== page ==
4. By: Matteus Joffily (ISC - Institut des Sciences Cognitives - CNRS : UMR5015 - Université Claude Bernard - Lyon I); David Masclet (CREM - Centre de Recherche en Economie et Management - CNRS : UMR6211 - Université de Rennes I - Université de Caen); Charles Noussair (Department of economics, Tilburg University - Tilburg University); Marie-Claire Villeval (GATE Lyon Saint-Etienne - Groupe d'analyse et de théorie économique - CNRS : UMR5824 - Université Lumière - Lyon II - École Normale Supérieure de Lyon)
    Abstract: We use skin conductance responses and self-reports of hedonic valence to study the emotional basis of cooperation and punishment in a social dilemma. Emotional reaction to free-riding incites individuals to apply sanctions when they are available. The application of sanctions activates a "virtuous emotional circle" that accompanies cooperation. Emotionally aroused cooperators relieve negative emotions when they punish free riders. In response, the free-riders experience negative emotions when punished, and increase their subsequent level of cooperation. The outcome is an increased level of contribution that becomes the new standard or norm. For a given contribution level, individuals attain higher levels of satisfaction when sanctioning institutions are in place.
    Keywords: Emotions; Sanctions; Cooperation; Experiment; Skin Conductance Responses
    Date: 2011
  5. By: James C. Cox; Vjollca Sadiraj; Ulrich Schmidt
    Abstract: Experiments on choice under risk typically involve multiple decisions by individual subjects. The choice of mechanism for selecting decision(s) for payoff is an essential design feature that is often driven by appeal to the isolation hypothesis or the independence axiom. We report two experiments with 710 subjects. Experiment 1 provides the first simple test of the isolation hypothesis. Experiment 2 is a crossed design with six payoff mechanisms and five lottery pairs that can elicit four paradoxes for the independence axiom and dual independence axiom. The crossed design discriminates between: (a) behavioral deviations from postulated properties of payoff mechanisms; and (b) behavioral deviations from theoretical implications of alternative decision theories. Experiment 2 provides tests of the isolation hypothesis and four paradoxes. It also provides data for tests for portfolio effect, wealth effect, reduction, adding up, and cross-task contamination. Data from Experiment 2 suggest that a new mechanism introduced herein may be less biased than random selection of one decision for payoff.
    JEL: C91 D81
    Date: 2011–04
  6. By: Simon Halliday
    Abstract: In attempting to understand cooperation, economists have used the methods of experimental economics to focus on spheres of human behavior in which humans display altruism, reciprocity, or other social preferences through giving and through punishment. Recent work has begun to examine whether allowing allocations in the negative domain, that is, allowing subjects to take (or steal) other subjects' endowments, might affect participants' behavior. If participants' behavior is affected, then our understanding of experimental results generally, and social preferences speci cally, should be affected too (List 2007, Bardsley 2008). In this paper we propose an experimental variation on the Dictator Game with third-party punishment (Fehr and Fischbacher 2004b). We examine, first, a basic Dictator Game with third-party punishment, after which we introduce a treatment allowing the dictator to take from the receiver, in the knowledge that the third party could punish them. The results conflict. Many dictators choose the most self-interested option, while, when taking is introduced as an option for the dictator, third parties punish the most self-interested option more than in the baseline.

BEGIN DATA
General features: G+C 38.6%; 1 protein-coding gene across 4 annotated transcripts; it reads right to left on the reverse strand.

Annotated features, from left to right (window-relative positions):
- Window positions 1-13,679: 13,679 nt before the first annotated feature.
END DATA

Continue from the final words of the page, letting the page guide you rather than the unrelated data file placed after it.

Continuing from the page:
JEL: C91 D63
    Date: 2011
  7. By: Matthias Uhl (Max Planck Institute of Economics, IMPRS "Uncertainty", Jena, Germany)
    Abstract: Loewenstein (1996, 2005) identifies an intrapersonal empathy gap. In the respective experiments, subjects make choices with delayed consequences. When entering the state where these consequences would unfold, they get the possibility to revise their initial choice. Revisions are more substantial when these two choices are made in different emotional states. The concept of the empathy gap suggests that the initial choice represents a misprediction of future preferences. However, it might alternatively be based on a well understood disagreement with future preferences. In this sense, people would like to add: "But don't ask me again!" To disentangle both explanations, we induce two different emotional states in each subject and offer a self-commitment device in the first state. In one condition, subjects move from a "cold" state of reflection to a "hot" state of impulsiveness. In the other condition, this order is reversed. We find evidence for the hot-to-cold empathy gap, but not for the cold-to-hot empathy gap when subjects can self-commit to their initial choice.
    Keywords: Intrapersonal empathy gap, self-commitment, intrapersonal conflict, naiveté, sophistication